COMMENTARY

How to get the most out of your loyalty program

| by Dave Bennett
How to get the most out of your loyalty program

Since the inception of your restaurant business you've probably tried a variety of methods to engage, grow and retain your customer base because you understand that getting to know your customers and their behavior patterns is crucial for your business. And we know that it is more cost-effective to retain an existing customer than to acquire a new one.  However, in restaurants today, the check number is the only identifier for the customer's activity. So, unless you've employed a guest loyalty program that identifies the customer's name, email, phone, etc., you have no idea who that person is on any given check.

Now, like so many other restaurant companies, you've implemented a guest loyalty program that will enable you to get to know their preferences and offer a variety of perks such as discounts, points per certain number of visits or for buying specific items, and other incentives to reward continued patronage.  In this blog, we're going to discuss two important aspects of implementing a guest loyalty program: how to best reward your customers without impacting your bottom line and how you can benefit further from this program.

Alternative rewards

The most common action restaurant owners take with loyalty programs is the most obvious one: offer coupons or discounts.  But if these people are already paying full price, why would restaurant owners want to turn them into discounted diners? 

When you have the tools to get to know your biggest fans and their preferences, you can build loyalty in other ways that can help reduce the number of discounts and other monetary rewards.  By listening and engaging with your customers you can learn what kind of rewards they want to receive and provide more targeted products and services.

The typical restaurant profit margins are small enough without awarding free giveaways to loyalty members.  Instead, offer exclusive perks in place of financial rewards to encourage loyalty and assure satisfaction.  Some examples might be:

  • Birthday perks
  • Members-only special events
  • Guaranteed reservations for certain events or happy hours
  • You can be creative with rewards to avoid reducing your margins and still give your customers perks that fit with their preferences and keep them coming back.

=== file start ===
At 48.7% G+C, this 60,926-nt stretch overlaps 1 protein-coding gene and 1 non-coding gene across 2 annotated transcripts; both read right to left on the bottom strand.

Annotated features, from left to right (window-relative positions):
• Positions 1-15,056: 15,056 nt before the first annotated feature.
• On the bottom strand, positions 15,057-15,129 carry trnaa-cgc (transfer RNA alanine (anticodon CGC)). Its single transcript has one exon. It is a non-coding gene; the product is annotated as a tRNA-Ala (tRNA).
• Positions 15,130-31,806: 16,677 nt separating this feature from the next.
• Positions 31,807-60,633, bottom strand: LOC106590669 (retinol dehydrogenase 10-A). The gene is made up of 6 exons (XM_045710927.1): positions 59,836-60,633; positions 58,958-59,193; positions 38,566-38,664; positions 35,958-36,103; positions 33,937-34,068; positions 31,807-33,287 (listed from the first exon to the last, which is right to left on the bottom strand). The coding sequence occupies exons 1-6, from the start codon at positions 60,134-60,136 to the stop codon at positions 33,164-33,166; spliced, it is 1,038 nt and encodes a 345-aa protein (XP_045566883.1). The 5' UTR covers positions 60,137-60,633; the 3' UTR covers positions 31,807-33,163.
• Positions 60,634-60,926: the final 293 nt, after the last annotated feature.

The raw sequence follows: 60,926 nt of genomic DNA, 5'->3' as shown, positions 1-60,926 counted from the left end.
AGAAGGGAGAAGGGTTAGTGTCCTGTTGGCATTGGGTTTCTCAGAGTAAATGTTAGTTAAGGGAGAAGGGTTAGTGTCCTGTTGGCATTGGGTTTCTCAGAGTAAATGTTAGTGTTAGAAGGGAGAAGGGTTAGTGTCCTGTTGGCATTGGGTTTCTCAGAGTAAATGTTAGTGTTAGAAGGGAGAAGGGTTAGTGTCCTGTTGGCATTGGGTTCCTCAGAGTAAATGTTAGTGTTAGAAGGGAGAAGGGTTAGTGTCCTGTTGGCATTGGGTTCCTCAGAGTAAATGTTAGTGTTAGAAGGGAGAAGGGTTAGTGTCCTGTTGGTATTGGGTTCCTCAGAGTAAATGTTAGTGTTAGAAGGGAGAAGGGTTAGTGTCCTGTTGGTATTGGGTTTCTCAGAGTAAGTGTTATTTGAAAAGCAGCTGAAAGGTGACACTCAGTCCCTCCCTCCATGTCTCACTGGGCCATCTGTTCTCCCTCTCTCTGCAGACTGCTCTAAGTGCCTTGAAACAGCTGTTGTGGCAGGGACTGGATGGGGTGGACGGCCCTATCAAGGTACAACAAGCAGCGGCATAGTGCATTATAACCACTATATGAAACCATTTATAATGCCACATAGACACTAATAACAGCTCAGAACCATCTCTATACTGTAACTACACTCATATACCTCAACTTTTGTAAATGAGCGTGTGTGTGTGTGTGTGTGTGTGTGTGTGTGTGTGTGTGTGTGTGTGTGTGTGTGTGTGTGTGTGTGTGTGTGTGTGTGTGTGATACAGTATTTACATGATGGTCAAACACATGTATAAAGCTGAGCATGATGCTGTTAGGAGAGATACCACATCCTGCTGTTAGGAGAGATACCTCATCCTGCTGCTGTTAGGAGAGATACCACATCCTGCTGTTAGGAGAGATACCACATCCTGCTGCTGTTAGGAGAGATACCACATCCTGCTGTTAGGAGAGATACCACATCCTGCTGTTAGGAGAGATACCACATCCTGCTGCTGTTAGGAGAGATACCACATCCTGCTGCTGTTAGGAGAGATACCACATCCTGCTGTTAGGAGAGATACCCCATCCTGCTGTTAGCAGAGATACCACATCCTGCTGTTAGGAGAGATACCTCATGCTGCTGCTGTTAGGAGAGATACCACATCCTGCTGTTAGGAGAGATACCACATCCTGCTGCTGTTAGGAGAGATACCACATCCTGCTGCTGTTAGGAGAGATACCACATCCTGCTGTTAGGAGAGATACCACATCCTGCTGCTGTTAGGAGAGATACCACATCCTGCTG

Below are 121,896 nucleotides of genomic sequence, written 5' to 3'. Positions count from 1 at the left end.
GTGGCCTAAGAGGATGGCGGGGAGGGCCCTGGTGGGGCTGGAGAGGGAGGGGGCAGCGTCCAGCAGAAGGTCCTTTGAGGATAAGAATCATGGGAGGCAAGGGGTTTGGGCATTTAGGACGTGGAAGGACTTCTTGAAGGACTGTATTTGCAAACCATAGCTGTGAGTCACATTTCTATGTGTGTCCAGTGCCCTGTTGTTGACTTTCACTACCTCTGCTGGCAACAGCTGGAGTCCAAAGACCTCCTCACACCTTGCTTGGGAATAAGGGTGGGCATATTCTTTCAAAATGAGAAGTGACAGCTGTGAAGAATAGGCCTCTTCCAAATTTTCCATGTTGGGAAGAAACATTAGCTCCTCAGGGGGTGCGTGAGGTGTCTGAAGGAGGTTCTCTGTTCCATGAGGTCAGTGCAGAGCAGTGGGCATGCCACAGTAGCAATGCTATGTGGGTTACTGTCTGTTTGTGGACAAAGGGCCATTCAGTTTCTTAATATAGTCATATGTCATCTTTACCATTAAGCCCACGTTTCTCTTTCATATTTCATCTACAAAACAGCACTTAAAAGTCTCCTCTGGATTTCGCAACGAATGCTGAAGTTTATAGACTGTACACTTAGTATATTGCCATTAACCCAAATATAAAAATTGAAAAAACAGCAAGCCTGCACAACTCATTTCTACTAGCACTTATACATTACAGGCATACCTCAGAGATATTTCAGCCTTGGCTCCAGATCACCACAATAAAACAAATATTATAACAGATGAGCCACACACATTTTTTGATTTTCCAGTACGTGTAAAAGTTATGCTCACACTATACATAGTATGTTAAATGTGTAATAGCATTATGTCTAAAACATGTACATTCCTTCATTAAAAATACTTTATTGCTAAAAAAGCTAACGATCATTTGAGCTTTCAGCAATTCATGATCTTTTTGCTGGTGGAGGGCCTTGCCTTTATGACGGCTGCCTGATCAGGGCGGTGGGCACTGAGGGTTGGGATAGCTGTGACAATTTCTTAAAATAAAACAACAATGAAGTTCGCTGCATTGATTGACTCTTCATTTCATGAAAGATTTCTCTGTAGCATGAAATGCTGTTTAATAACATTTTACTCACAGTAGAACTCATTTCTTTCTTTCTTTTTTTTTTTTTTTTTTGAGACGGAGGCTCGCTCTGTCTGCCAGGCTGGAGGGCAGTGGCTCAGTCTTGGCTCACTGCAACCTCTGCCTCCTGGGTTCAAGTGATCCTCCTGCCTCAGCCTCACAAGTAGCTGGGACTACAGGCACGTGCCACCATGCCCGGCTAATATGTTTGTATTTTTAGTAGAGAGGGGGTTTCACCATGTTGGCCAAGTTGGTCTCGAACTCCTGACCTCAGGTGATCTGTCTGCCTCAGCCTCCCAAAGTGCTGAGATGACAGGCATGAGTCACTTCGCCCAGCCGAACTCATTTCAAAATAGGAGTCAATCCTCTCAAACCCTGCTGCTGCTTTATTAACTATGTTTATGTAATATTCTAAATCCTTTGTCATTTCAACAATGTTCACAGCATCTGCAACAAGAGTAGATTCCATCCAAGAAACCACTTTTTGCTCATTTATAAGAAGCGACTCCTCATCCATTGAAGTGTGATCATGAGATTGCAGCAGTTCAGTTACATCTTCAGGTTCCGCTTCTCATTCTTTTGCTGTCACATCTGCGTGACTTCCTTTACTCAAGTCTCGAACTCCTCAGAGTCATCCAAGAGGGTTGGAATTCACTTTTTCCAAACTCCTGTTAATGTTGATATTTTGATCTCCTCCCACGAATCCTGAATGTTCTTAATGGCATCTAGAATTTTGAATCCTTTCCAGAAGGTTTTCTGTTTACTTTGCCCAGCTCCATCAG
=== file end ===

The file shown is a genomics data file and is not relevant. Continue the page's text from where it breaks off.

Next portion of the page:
Make the loyalty program work for your restaurant business

How can integrating guest loyalty information with sales data can help you grow the restaurant business? First, you can examine frequency by the customer: How often does a specific customer visit your restaurant? Is it once per month? Once per week?  Does the customer frequent one location or multiple locations? You can measure his or her spending pattern. Are they spending more or less than they used to a month ago? A year ago? Does this customer pay full price, or does he/she usually utilize discounts?

By combining sales and guest loyalty data you can track customer patterns based on purchases and create LTO's (Limited Time Offers) to market to consumers. Simultaneously, you're able to track success of promotions by monitoring customer activity, repeat the promos that worked best and also promote products with higher margins.

You can study all sorts of behavior patterns: how long do the customers stay in the restaurant? You can pull a report that can show all customers that stay at least an hour. It stands to reason the longer they stay, the more money they will spend. So now we begin to think about how to keep the customers longer, perhaps get the servers to engage more, upsell, make suggestions for additional purchases.

By having access to more information, you can interpret that data into something much more meaningful to simultaneously grow your business and create a more personal relationship with your guests. For example, a loyal customer makes a reservation for dinner.  Previous analysis shows that this customer likes a specific bottle of wine. Instead of offering this customer a discount, why not send an attentive message that reads: "We see you're joining us for dinner and that you like this specific wine. Would you like us to hold a bottle for you next time you come in for dinner?" 

That kind of attention can go a long way with most people.  I know it would make a great impression on me!


Topics: Loyalty Programs



Dave Bennett
With prior experience with Dunkin’ Brands and IBM Global Services, Dave Bennett has led Mirus through its formative years and its current growth phase. Dave holds a B.S. in Business Administration and MBA from Northeastern University. www

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